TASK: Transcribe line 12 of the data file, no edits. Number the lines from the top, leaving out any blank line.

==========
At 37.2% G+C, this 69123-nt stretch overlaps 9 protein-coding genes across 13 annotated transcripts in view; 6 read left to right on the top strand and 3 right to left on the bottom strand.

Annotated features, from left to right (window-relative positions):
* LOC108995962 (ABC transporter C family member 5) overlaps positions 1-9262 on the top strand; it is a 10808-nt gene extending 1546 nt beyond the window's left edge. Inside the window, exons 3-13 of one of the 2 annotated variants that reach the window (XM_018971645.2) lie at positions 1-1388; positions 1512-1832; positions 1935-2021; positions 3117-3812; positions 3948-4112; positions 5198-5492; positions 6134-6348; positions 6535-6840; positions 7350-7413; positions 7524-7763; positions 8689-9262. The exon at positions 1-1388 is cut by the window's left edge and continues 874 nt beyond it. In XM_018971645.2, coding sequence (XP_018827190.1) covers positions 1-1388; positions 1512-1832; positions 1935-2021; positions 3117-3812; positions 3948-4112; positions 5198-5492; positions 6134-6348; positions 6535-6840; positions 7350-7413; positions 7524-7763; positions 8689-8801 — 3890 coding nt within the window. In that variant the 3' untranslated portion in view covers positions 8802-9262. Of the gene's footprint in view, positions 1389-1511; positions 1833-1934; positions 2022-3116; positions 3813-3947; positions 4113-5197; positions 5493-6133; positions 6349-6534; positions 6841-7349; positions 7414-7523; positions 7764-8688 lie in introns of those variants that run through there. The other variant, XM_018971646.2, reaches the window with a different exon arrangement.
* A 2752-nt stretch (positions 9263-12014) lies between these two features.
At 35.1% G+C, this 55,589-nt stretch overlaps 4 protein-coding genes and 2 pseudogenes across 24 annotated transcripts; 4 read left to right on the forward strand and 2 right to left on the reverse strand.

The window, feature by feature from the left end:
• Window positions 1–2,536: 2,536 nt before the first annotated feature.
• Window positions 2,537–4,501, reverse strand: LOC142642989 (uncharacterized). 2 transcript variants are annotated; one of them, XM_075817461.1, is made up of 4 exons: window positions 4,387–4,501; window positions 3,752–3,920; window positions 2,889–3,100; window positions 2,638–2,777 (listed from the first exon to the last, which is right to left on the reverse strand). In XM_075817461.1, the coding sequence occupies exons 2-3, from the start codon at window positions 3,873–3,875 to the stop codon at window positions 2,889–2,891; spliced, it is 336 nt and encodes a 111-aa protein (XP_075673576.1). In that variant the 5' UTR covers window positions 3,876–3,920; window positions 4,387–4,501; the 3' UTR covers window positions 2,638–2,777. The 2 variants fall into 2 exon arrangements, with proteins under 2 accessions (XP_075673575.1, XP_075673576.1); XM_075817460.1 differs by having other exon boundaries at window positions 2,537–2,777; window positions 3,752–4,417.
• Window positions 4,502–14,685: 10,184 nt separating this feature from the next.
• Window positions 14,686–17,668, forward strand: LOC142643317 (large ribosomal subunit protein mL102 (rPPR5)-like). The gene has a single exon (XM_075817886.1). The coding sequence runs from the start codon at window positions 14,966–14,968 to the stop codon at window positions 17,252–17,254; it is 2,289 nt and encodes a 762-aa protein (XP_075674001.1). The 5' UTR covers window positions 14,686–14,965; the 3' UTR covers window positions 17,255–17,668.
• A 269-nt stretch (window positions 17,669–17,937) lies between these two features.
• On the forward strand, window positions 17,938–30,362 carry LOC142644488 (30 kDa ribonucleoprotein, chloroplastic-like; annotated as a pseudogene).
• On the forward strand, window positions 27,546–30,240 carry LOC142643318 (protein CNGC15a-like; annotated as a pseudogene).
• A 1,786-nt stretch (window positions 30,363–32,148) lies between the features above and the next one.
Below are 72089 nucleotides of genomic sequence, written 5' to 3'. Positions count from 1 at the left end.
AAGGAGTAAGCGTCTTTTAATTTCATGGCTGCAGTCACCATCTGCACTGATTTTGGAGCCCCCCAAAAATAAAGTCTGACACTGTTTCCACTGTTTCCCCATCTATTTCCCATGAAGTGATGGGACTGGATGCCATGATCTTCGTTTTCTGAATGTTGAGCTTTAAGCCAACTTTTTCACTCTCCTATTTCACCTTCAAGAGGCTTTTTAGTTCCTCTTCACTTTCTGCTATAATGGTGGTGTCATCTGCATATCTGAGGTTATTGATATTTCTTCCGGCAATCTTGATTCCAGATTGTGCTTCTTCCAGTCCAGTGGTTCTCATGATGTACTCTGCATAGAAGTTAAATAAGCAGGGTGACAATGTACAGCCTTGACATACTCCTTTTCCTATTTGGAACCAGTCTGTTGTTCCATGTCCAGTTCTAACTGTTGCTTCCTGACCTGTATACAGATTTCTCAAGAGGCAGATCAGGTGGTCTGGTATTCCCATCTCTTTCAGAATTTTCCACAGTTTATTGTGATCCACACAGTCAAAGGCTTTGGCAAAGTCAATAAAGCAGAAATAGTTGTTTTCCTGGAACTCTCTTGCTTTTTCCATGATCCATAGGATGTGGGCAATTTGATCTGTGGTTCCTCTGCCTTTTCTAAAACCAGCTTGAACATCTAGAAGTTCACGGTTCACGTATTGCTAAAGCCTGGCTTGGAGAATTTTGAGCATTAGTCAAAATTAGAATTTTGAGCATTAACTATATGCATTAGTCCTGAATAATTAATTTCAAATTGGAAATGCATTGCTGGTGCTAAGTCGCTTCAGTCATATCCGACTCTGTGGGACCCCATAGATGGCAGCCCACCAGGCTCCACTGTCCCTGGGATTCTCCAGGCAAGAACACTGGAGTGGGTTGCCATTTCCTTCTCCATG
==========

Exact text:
• On the forward strand, window positions 17,938–30,362 carry LOC142644488 (30 kDa ribonucleoprotein, chloroplastic-like; annotated as a pseudogene).